Cardiac resynchronization therapy

A pilot study examining cognitive change in patients before and after treatment

Neha K. Dixit, Lauren D. Vazquez, Natalie J. Cross, Emily A. Kuhl, Eva R. Serber, Adrienne Kovacs, Duane E. Dede, Jamie B. Conti, Samuel F. Sears

Research output: Contribution to journalArticle

26 Citations (Scopus)

Abstract

Background: Cardiovascular patients with reduced cardiovascular output and capacity such as those with congestive heart failure (CHF) have demonstrated cognitive-related dysfunction. The use of cardiac resynchronization therapy (CRT) is considered standard care for CHF patients who do not improve despite optimal medical therapy. Cardiac resynchronization therapy may improve neurocognitive and psychosocial functioning in patients by increasing cardiac output and cerebral perfusion. Methods: A total of 20 patients were examined before and 3 months after CRT device implantation, via administration of standard neurocognitive and psychosocial testingmeasures. Results: Significant improvements in neurocognitive measures of attention (Digit Span: t[20]=-2.695 [55.94 ± 9.27-62.31 ± 10.05], P = 0.015) and information processing (Digit Symbol: t[20]=-4.577, P < 0.001; Controlled Oral Word Association Test: t[20]=-3.338, P = 0.004) were demonstrated. Improvements in cardiac-specific quality of life were also significant (Minnesota Living with Heart Failure Questionnaire: t[16]=3.544, P = 0.005 [55.17 ± 18.23-36.75 ± 18.00]; The Left Ventricular Dysfunction Questionnaire: t[16]=3.544, P = 0.003 [63.43 ± 23.35-43.29 ± 21.62]). Conclusion: These results represent clinically significant, qualitative, and quantitative cognitive functional benefits for patients from a neurocognitive and psychosocial perspective. Results suggest that biventricular pacing improves cardiovascular outcome and psychosocial functioning in patients with CHF. The future investigation of a larger samplewould be beneficial in establishing the depth and breadth of this improvement.

Original languageEnglish (US)
Pages (from-to)84-88
Number of pages5
JournalClinical Cardiology
Volume33
Issue number2
DOIs
StatePublished - Feb 1 2010
Externally publishedYes

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Cardiac Resynchronization Therapy
Heart Failure
Therapeutics
Word Association Tests
Cardiac Resynchronization Therapy Devices
Left Ventricular Dysfunction
Automatic Data Processing
Cardiac Output
Perfusion
Quality of Life

ASJC Scopus subject areas

  • Cardiology and Cardiovascular Medicine

Cite this

Cardiac resynchronization therapy : A pilot study examining cognitive change in patients before and after treatment. / Dixit, Neha K.; Vazquez, Lauren D.; Cross, Natalie J.; Kuhl, Emily A.; Serber, Eva R.; Kovacs, Adrienne; Dede, Duane E.; Conti, Jamie B.; Sears, Samuel F.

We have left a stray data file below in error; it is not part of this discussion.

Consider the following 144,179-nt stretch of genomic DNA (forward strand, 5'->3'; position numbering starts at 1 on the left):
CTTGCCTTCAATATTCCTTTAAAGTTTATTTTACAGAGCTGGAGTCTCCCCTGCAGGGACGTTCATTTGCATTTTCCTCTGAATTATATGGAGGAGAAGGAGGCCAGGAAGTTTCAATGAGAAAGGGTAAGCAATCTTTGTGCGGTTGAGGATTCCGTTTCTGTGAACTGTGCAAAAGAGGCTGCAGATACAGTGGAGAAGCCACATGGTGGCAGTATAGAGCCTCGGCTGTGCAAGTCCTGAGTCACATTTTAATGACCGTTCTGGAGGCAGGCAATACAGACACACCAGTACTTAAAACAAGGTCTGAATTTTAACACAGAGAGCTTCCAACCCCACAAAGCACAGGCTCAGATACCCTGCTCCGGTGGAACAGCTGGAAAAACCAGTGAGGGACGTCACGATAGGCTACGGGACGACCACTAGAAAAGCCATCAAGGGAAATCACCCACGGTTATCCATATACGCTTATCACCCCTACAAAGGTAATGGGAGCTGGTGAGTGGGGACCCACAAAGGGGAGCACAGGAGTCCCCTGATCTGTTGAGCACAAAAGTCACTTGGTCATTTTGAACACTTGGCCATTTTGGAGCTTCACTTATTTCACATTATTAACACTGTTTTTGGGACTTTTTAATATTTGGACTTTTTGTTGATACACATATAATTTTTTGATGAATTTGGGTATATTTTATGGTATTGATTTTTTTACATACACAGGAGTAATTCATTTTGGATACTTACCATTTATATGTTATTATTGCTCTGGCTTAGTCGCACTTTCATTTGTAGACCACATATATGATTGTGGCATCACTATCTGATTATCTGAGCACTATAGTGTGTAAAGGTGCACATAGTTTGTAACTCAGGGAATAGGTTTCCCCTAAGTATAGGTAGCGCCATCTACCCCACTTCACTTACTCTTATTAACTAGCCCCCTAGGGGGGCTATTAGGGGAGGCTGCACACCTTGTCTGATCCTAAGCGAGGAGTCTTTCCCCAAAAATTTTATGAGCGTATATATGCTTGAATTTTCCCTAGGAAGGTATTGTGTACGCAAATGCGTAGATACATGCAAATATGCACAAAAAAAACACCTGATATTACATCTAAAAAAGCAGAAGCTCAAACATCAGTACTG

In: Clinical Cardiology, Vol. 33, No. 2, 01.02.2010, p. 84-88.

Research output: Contribution to journalArticle

Dixit, NK, Vazquez, LD, Cross, NJ, Kuhl, EA, Serber, ER, Kovacs, A, Dede, DE, Conti, JB & Sears, SF 2010, 'Cardiac resynchronization therapy: A pilot study examining cognitive change in patients before and after treatment', Clinical Cardiology, vol. 33, no. 2, pp. 84-88. https://doi.org/10.1002/clc.20710
Dixit, Neha K. ; Vazquez, Lauren D. ; Cross, Natalie J. ; Kuhl, Emily A. ; Serber, Eva R. ; Kovacs, Adrienne ; Dede, Duane E. ; Conti, Jamie B. ; Sears, Samuel F. / Cardiac resynchronization therapy : A pilot study examining cognitive change in patients before and after treatment. In: Clinical Cardiology. 2010 ; Vol. 33, No. 2. pp. 84-88.
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AB - Background: Cardiovascular patients with reduced cardiovascular output and capacity such as those with congestive heart failure (CHF) have demonstrated cognitive-related dysfunction. The use of cardiac resynchronization therapy (CRT) is considered standard care for CHF patients who do not improve despite optimal medical therapy. Cardiac resynchronization therapy may improve neurocognitive and psychosocial functioning in patients by increasing cardiac output and cerebral perfusion. Methods: A total of 20 patients were examined before and 3 months after CRT device implantation, via administration of standard neurocognitive and psychosocial testingmeasures. Results: Significant improvements in neurocognitive measures of attention (Digit Span: t[20]=-2.695 [55.94 ± 9.27-62.31 ± 10.05], P = 0.015) and information processing (Digit Symbol: t[20]=-4.577, P < 0.001; Controlled Oral Word Association Test: t[20]=-3.338, P = 0.004) were demonstrated. Improvements in cardiac-specific quality of life were also significant (Minnesota Living with Heart Failure Questionnaire: t[16]=3.544, P = 0.005 [55.17 ± 18.23-36.75 ± 18.00]; The Left Ventricular Dysfunction Questionnaire: t[16]=3.544, P = 0.003 [63.43 ± 23.35-43.29 ± 21.62]). Conclusion: These results represent clinically significant, qualitative, and quantitative cognitive functional benefits for patients from a neurocognitive and psychosocial perspective. Results suggest that biventricular pacing improves cardiovascular outcome and psychosocial functioning in patients with CHF. The future investigation of a larger samplewould be beneficial in establishing the depth and breadth of this improvement.

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